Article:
At Oswego Lake Country Club in Lake Oswego, Oregon, Bob Senseman, CGCS was sitting in his office when a member, who was also a longtime friend and mentor, called by. The club had just completed a major tree removal project, that, with a series of permitting hurdles, dragged out over three years. There was a bunker rebuild along the way as well.

“The older I got, I saw my stress levels getting out of control,” he says. “It had gotten to a point where the enjoyment wasn’t what it used to be. Labor shortages, member expectations, budget limitations, instant criticism on social media, having to educate new green committees and employees over and over and over … I’d reached a point where I felt ill-equipped to react and adjust to those situations.”

The mentor told Senseman that stress was visible. “He talked about how, with one bad season, all that might be lost,” Senseman says. “I thought about that.” It was a timely conversation. The truth was that Senseman, a past-president of the Oregon GCSA and Hall of Famer, had been ruminating over retirement for several years.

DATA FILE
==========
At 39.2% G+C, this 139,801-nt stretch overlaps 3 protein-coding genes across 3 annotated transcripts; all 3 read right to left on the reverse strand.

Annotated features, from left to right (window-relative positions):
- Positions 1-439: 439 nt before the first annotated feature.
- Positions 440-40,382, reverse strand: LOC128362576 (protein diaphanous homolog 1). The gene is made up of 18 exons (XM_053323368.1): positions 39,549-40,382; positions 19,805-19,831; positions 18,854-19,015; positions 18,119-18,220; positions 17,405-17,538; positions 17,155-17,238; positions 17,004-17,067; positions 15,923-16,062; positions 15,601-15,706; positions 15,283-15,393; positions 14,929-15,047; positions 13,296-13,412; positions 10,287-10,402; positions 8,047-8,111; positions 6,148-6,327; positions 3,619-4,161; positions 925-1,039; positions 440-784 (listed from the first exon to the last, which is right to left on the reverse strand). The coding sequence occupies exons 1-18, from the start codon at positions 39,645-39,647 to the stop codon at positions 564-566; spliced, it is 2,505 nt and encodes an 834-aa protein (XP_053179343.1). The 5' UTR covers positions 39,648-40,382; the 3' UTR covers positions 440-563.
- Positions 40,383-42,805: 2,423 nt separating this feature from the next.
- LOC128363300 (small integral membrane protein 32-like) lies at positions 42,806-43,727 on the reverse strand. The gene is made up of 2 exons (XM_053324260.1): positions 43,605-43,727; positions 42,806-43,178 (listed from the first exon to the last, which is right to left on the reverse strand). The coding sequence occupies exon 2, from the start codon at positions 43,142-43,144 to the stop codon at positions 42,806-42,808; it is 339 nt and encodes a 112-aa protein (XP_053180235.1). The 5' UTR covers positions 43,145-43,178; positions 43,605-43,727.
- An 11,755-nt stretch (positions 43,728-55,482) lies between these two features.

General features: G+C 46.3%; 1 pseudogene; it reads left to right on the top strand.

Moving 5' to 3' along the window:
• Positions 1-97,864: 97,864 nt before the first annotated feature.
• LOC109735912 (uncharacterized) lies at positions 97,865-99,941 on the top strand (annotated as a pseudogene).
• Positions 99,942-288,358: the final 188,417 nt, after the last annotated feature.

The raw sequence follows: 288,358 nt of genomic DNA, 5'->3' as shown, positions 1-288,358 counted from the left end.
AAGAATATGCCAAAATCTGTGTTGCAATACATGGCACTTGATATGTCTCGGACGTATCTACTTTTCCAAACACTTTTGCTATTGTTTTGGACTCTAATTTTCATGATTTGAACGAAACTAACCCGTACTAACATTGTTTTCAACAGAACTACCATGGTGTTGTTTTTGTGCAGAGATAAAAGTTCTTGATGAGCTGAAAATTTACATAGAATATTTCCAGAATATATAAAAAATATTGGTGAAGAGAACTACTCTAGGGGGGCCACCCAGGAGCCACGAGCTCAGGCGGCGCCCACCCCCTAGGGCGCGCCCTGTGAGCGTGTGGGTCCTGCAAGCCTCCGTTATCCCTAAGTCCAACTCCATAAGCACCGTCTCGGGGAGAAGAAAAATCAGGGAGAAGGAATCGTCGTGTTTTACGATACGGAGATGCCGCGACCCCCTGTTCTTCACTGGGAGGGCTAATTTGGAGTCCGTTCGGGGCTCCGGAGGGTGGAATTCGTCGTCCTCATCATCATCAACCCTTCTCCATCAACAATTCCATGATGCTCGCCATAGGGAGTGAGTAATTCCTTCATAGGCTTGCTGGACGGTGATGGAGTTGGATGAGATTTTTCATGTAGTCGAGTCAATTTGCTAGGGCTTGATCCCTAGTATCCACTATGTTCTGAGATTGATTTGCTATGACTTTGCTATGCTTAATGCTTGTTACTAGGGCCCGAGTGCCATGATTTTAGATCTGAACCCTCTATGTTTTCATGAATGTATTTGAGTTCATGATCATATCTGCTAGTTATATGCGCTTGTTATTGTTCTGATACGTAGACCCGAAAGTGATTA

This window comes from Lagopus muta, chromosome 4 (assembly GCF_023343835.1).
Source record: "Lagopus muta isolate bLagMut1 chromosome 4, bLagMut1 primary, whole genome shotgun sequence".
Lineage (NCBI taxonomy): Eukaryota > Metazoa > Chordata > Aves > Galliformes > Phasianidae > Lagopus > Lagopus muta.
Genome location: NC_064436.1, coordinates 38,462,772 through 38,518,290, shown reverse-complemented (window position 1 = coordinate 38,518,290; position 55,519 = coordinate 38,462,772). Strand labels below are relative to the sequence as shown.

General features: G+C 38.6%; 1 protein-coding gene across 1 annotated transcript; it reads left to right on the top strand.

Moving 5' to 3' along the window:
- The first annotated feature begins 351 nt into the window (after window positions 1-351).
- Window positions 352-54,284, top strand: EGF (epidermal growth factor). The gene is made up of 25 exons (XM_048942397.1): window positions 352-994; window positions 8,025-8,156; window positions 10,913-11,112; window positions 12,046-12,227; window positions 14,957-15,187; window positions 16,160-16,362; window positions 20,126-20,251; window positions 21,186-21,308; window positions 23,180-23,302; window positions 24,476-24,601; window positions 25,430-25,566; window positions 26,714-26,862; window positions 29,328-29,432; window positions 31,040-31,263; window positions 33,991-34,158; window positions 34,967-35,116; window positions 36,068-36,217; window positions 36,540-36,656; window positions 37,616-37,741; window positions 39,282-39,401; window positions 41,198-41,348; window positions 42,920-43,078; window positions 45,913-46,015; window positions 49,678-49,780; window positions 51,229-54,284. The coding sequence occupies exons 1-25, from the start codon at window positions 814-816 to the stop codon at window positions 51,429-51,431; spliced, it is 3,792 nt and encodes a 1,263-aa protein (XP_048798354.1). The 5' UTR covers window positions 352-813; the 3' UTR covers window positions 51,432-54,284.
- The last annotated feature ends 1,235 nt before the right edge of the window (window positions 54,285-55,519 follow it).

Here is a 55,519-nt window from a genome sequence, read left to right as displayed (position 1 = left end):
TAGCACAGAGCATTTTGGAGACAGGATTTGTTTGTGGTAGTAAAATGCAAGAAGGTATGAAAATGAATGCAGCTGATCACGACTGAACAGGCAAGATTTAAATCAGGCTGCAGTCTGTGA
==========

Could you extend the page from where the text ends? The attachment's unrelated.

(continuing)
“I mean I was 64 years old and people were asking, ‘Hey Bob, when are you going to retire?’” he says. “It wasn’t because I was screwing up the place. It was just that, at my age, it was a very natural question.”

A subsequent meeting between Senseman, the mentor and the club’s general manager, “hammered out” a retirement package, exit strategy and replacement plan. By the time he did retire, Senseman was almost 66. He’d helped the club in the search for his successor and even spent a month showing the new guy the ropes before signing off. The transition could hardly have gone smoother for all involved.

But nearly a year later, Senseman opens his eyes some mornings and wonders. “Some days I wish I’d continued on,” he says. “But I think it was a smart move. I had an offer to retire and it was right for me. The members were very helpful, the board was very supportive. I left on very good terms.”


“There are a lot of times when I flat out miss the day-in day-out of being on a golf course,” he says. “You miss the day-to-day interaction with coworkers. There’s also the identity part you have to adjust to. Being a superintendent was all I ever wanted to do and that was my entire focus for 40 years. Once you stop doing that … I think that’s been an adjustment for sure. But I feel OK with it. It’s a young man’s game.”

Trent Bouts is a Greer, S.C.,-based writer and frequent GCI contributor.